Insight: What's all the latest fuss about F1 tyre pressures and does it matter?
Formula 1's sole tyre supplier Pirelli has said that it should soon be able to satisfy the drivers' complaints that the tyre pressures are too high...
Formula 1's sole tyre supplier Pirelli has said that it should soon be able to satisfy the drivers' complaints that the tyre pressures are too high, by bringing them down.
But first the teams have to play ball and stop using clever tricks to lower the pressures and temperatures of the tyres out on track. Pirelli believes it now has a way, together with the FIA, of putting an end to that practice.
Pirelli has been sole supplier since 2011 and the early years were fraught with problems, particularly the 2013 British Grand Prix where a series of tyre explosions were blamed by the Italian company on teams running the pressures too low. Other critical tracks like Spa have seen Pirelli being very strict on the camber angles at which the teams run the tyres and this has led to the current situation where they work with the FIA to mandate how the teams must run the tyres.
But this year, the FIA has been aware that some teams are able to artificiality lower the tyre pressures once the car is out on track, which gives more grip in the lower speed corners. The most common corner on F1 tracks worldwide is the 110-130km/h corner, so the fractions of a second gained from better mechanical grip in those corners from a lower tyre pressure, have made a difference for some of the better resourced teams.
The tyres can be heated up to 110 degrees in the tyre blankets, but then that temperature drops once they come out of the blankets and the tests were carried out when the tyre were fitted to the cars before.
So what's the clever ruse going on this time?
There have been suggestions recently that some teams have heated elements in the wheel hubs which heat the tyres up in the pits after they have been fitted to the cars and then lower the temperature once the cars are out on circuit.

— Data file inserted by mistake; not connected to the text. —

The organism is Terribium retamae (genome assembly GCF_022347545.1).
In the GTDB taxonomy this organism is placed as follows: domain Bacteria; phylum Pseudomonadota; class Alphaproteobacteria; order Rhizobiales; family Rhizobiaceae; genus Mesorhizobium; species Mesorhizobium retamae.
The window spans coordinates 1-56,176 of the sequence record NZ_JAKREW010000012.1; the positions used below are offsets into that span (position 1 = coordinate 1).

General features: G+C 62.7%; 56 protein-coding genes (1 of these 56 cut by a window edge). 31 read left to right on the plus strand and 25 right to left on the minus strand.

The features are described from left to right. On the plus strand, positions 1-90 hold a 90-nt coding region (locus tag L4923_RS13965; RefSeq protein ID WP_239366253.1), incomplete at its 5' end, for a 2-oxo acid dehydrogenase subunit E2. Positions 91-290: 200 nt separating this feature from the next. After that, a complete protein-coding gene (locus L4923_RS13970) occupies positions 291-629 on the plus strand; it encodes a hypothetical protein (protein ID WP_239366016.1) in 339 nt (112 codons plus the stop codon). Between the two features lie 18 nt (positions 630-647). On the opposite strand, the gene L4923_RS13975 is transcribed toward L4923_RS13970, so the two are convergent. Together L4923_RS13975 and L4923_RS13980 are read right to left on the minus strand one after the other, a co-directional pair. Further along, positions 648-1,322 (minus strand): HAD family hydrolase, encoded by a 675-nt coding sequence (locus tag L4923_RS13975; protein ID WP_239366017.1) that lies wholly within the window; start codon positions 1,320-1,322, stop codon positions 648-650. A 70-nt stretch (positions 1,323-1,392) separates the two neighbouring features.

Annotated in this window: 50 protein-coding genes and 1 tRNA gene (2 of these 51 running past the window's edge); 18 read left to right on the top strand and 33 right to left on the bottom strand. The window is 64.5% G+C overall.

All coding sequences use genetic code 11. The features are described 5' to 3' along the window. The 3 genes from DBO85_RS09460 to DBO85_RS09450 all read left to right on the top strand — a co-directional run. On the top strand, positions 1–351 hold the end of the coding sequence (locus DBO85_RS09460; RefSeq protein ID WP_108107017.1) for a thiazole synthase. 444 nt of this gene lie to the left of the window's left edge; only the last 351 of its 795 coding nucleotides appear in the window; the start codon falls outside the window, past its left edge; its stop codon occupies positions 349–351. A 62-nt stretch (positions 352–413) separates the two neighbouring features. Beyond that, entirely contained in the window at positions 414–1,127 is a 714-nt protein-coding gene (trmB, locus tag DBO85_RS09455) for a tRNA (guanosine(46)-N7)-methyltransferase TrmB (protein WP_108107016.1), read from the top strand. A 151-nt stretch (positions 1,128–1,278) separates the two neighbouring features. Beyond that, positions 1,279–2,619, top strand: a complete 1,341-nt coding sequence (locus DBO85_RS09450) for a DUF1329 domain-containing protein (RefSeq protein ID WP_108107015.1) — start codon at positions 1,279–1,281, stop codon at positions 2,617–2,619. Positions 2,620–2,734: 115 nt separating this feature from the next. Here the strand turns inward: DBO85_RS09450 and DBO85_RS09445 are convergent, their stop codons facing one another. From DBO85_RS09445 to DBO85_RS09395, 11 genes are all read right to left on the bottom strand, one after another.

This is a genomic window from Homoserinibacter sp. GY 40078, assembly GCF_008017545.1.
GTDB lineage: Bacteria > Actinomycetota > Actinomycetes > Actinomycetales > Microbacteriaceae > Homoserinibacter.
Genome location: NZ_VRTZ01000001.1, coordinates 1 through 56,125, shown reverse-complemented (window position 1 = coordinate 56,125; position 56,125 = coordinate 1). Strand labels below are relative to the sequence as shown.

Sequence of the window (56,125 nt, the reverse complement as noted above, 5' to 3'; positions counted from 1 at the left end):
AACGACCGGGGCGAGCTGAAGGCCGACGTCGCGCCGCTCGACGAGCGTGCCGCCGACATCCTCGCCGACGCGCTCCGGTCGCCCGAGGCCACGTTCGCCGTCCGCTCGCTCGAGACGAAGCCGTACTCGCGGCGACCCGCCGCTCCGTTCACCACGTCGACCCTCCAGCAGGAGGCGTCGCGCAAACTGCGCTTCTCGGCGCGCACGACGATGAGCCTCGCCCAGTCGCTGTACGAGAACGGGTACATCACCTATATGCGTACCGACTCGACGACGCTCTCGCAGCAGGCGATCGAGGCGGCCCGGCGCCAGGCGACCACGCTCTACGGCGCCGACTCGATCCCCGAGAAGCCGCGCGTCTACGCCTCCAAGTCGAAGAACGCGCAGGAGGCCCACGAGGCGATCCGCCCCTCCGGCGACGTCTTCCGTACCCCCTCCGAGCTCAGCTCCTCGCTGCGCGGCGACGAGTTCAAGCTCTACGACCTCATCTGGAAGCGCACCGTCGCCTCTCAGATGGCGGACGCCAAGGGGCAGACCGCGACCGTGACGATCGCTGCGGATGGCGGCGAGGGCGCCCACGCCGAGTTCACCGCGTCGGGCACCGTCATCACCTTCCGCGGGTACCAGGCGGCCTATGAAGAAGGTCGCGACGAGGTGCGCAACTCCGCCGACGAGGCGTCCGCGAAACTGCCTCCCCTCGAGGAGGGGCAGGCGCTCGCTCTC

A new protocol for measuring the tyre temperatures and pressures was introduced in Austria this weekend, whereby the Pirelli technicians now test the tyres in the seconds before they are fitted to the car. Once that has been done, the team is not allowed to change anything.
Speaking to a group of media on Friday night in Austria, including this site, Pirelli's Mario Isola said that it should be able to relax the rules on tyre pressures soon, once the new protocols outlaw the tricky behaviour of the teams.
The drivers will be delighted when that happens as they are unhappy with the way the cars feel on the high pressures. Speaking in Austria on Thursday, Jenson Button said that the tyre pressures for this weekend of 22PSI front and 19.5PSI rear were far too high.
"At the end of last year we were told we were going to have lower pressures this year and we haven't, so it's really difficult," said the 2009 world champion.
"I think the issue is Pirelli is seeing very low pressures behind the safety car and at certain instances during the race because people are doing certain things. So I think that's why they're putting the pressures up, so the minimum pressure is higher."
Isola addressed this on Friday and said that the solution may be close: "It depends what we see in terms of starting running pressures, " said Isola. "If we see consistent numbers then we might relax it a bit.
How are the mandatory tyre pressures set?
Pirelli receives data from all the teams from its running on the simulators at their factories ahead of the race weekend. They base the pressures for Friday running based on the worst case scenario, which is normally the faster cars.
Then after Friday practice they receive detailed telemetry data from the FIA from all the cars and that should correlate with the simulation data. If they see anomalies then they investigate. They can either lower or raise the pressures based on that Friday data.
On the older tracks, the ones where teams have extensive experience and more accurate simulations, the data is normally very accurate. On newer tracks it can see some variations.
Since the Russian GP this year, the FIA has had the ability to monitor tyre pressures and temperatures in real time and that has revealed that some of the cleverer teams have found ways to get around the rules.
"We'll be happy to reduce the pressures if we are satisfied that teams are not manipulating the pressures and temperatures, " said Isola.What do you think? Leave your comments below
Rosberg gets grid penalty for gearbox change
F1 faces suspension drama after Kvyat crash